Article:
Hell is Where the Home is Movie Review
Written by Joel Harley
Released by 1inMM Productions
Directed by Orson Oblowitz
Written by Corey Deshon
2018, 88 minutes, Rated 18
Released on 28th August 2018
Angela Trimbur as Sarah
Zach Avery as Joseph
Janel Parrish as Estelle
Jonathan Howard as Victor
Two couples, both harboring dark secrets. One luxury, remote house. A jittery stranger at the door, acting suspiciously. Orson Oblowitz’s home invasion thriller (or is it?) boasts a familiar setup and, sure enough for everybody involved, very bad things are on the horizon. Unlike most budget horror directors of his ilk, however, Oblowitz is committed to keeping his audience guessing, and things are rarely as they seem at first… or are they?
Following the loss of an unborn child, Sarah and Joseph have grown bitter, sad and distant. Hoping to bond again, they rent out a fancy home in the Mojave Desert, with pals Estelle and Victor. With steamy affairs and Victor’s hot temper all simmering away under the surface, there’s enough bubbling away in the pot well before creepy ‘neighbour’ Fairuza Balk comes knocking at the door. With friends and neighbours like these, who needs violent home invaders?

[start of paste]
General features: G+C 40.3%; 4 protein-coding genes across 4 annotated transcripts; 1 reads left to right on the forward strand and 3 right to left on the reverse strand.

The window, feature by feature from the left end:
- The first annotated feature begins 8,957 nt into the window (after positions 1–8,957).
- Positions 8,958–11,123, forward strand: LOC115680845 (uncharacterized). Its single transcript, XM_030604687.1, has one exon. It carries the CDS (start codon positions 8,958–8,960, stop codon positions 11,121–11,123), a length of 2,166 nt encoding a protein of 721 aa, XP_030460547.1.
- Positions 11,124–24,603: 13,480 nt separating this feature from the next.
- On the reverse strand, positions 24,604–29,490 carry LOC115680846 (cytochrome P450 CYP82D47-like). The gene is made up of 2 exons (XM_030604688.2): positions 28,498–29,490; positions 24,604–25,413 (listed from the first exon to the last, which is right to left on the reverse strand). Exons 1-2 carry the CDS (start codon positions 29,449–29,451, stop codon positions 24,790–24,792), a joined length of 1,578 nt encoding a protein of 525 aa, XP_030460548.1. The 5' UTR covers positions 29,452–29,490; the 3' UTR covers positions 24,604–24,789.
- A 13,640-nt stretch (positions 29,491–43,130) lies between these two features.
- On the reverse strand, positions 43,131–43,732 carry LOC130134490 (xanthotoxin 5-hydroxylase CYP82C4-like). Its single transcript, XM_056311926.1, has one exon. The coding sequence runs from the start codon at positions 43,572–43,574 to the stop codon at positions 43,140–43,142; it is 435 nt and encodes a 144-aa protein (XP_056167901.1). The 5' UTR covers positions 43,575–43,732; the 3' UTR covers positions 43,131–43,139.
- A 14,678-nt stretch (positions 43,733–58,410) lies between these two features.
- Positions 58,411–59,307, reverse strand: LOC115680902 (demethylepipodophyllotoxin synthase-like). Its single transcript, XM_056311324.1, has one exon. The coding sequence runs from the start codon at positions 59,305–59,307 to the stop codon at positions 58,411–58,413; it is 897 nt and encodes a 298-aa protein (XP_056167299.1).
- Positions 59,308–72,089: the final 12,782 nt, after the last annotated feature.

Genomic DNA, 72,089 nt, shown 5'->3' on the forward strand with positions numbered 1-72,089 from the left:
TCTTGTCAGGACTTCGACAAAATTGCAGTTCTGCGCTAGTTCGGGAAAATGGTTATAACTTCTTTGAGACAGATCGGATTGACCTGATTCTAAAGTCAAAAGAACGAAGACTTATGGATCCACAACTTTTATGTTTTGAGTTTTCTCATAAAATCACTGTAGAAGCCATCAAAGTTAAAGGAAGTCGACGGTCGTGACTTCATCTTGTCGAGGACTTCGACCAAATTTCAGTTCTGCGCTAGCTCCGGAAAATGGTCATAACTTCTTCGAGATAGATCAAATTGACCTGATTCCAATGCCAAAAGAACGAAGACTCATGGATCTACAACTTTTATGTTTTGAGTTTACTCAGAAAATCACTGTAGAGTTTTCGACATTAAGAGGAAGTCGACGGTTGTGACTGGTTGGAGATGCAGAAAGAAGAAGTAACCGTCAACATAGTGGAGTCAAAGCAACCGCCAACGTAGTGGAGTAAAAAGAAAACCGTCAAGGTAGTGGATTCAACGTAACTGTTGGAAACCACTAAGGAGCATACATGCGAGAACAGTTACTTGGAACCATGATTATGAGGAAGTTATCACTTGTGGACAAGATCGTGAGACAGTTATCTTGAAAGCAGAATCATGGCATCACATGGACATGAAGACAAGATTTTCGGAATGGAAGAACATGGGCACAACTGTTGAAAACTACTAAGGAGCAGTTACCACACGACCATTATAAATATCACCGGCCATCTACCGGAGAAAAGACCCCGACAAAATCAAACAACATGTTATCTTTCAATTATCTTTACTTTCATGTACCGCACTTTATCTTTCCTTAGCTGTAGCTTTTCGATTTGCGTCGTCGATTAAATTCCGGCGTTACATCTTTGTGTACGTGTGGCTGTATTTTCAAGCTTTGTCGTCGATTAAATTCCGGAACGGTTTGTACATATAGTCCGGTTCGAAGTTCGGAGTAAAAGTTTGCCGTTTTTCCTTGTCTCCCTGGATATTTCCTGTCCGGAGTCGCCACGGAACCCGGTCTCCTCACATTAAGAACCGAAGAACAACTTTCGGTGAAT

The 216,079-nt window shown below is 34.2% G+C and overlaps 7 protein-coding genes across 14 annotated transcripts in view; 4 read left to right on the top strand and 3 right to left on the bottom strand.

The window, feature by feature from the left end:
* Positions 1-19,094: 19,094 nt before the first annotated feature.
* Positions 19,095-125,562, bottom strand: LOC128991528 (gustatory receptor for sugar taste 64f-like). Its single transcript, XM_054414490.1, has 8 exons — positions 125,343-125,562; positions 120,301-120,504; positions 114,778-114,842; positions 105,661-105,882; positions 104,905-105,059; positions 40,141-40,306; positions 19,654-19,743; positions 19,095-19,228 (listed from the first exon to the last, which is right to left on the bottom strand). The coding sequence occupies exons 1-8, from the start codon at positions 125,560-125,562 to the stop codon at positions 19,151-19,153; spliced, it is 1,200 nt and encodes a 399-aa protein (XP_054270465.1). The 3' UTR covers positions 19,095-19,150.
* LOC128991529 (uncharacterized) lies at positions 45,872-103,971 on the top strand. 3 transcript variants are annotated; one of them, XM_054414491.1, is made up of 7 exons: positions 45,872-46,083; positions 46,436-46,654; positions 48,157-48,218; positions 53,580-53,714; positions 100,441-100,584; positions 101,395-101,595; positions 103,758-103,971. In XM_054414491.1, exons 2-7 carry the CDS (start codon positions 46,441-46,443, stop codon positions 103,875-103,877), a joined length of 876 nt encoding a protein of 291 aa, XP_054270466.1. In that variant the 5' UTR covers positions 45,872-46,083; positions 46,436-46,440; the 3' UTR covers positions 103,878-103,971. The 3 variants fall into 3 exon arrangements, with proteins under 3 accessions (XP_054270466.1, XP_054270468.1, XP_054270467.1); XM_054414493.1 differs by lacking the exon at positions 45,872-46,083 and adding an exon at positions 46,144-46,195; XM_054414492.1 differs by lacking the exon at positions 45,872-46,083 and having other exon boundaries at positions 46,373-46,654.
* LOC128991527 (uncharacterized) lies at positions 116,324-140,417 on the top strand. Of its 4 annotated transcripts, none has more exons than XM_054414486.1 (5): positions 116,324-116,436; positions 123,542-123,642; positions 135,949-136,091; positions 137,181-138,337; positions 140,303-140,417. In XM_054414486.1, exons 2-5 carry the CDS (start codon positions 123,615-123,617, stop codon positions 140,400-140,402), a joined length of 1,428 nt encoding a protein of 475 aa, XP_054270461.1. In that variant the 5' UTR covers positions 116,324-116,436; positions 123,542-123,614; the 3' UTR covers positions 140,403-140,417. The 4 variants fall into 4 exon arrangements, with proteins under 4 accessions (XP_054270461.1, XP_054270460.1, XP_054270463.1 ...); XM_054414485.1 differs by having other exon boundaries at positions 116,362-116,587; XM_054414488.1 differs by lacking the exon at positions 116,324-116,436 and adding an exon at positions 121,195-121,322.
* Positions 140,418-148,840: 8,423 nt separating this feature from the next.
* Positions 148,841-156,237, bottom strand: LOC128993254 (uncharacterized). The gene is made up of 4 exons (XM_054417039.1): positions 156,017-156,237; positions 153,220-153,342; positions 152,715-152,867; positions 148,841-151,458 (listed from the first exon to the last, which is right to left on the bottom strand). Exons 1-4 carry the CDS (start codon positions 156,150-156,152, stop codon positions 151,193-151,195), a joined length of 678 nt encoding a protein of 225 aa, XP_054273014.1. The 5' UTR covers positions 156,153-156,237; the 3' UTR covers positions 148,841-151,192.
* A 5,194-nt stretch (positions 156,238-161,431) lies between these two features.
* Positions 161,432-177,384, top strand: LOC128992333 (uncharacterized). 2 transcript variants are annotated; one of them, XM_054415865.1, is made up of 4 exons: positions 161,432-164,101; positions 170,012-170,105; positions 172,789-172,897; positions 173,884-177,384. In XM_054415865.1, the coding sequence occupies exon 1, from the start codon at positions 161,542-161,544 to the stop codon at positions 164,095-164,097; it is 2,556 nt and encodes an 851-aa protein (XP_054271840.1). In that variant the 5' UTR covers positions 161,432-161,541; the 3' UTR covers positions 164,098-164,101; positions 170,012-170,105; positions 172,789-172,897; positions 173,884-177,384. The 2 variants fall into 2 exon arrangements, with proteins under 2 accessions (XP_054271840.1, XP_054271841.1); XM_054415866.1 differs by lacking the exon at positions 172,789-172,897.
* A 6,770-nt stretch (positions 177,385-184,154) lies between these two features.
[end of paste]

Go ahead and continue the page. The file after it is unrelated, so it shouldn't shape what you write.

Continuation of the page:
The snappily titled Hell is Where the Home is may not be the most original home invasion film you’ll see this year (or ever), but it is one which will keep you on your toes throughout. While its lead couples are predictably obnoxious, that’s sort of the point, and feeds into the later atrocities quite nicely. While Oblowitz’s box of tricks is a familiar one, the way in which he sets it up and unleashes his funny games makes all of this feel much fresher than it really is. It’s nasty, unpredictable and harbors some of the most brutally effective home invasion violence since 2010’s Mother’s Day remake.
At this point, it’s difficult to do anything startlingly original with the home invasion subgenre (Pascal Laugier’s Incident in a Ghostland gave it a shot, but was marred by misogyny and banal violence-for-violence’s-sake), and Hell is Where the Home is barely even tries. Instead, rather than reinventing the wheel, it sets it spinning down a dark path and never takes its foot off the pedal until the end.
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